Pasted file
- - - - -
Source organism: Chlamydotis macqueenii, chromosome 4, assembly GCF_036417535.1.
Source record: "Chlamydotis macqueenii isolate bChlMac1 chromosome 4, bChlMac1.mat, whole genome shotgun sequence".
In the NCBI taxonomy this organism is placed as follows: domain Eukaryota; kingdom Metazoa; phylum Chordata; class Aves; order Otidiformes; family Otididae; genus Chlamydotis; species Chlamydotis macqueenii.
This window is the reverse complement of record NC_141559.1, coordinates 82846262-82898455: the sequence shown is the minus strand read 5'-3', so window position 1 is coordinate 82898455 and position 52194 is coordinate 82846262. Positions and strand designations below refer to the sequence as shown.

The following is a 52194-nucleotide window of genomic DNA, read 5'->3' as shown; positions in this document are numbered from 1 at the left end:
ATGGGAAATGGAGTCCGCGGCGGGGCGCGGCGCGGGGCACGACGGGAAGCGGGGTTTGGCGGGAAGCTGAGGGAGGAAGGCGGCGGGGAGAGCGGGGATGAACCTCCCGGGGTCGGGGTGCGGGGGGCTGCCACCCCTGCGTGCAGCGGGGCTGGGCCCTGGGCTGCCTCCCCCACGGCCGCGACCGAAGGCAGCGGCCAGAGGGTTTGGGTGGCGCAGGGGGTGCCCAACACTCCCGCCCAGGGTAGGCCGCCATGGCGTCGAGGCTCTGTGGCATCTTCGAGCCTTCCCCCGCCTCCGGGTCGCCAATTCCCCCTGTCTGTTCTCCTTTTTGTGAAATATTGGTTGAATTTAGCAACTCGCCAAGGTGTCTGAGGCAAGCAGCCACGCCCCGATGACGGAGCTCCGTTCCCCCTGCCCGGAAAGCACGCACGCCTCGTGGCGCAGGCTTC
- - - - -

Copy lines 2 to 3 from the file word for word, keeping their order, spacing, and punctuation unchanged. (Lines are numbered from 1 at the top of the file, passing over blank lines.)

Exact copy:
Source record: "Chlamydotis macqueenii isolate bChlMac1 chromosome 4, bChlMac1.mat, whole genome shotgun sequence".
In the NCBI taxonomy this organism is placed as follows: domain Eukaryota; kingdom Metazoa; phylum Chordata; class Aves; order Otidiformes; family Otididae; genus Chlamydotis; species Chlamydotis macqueenii.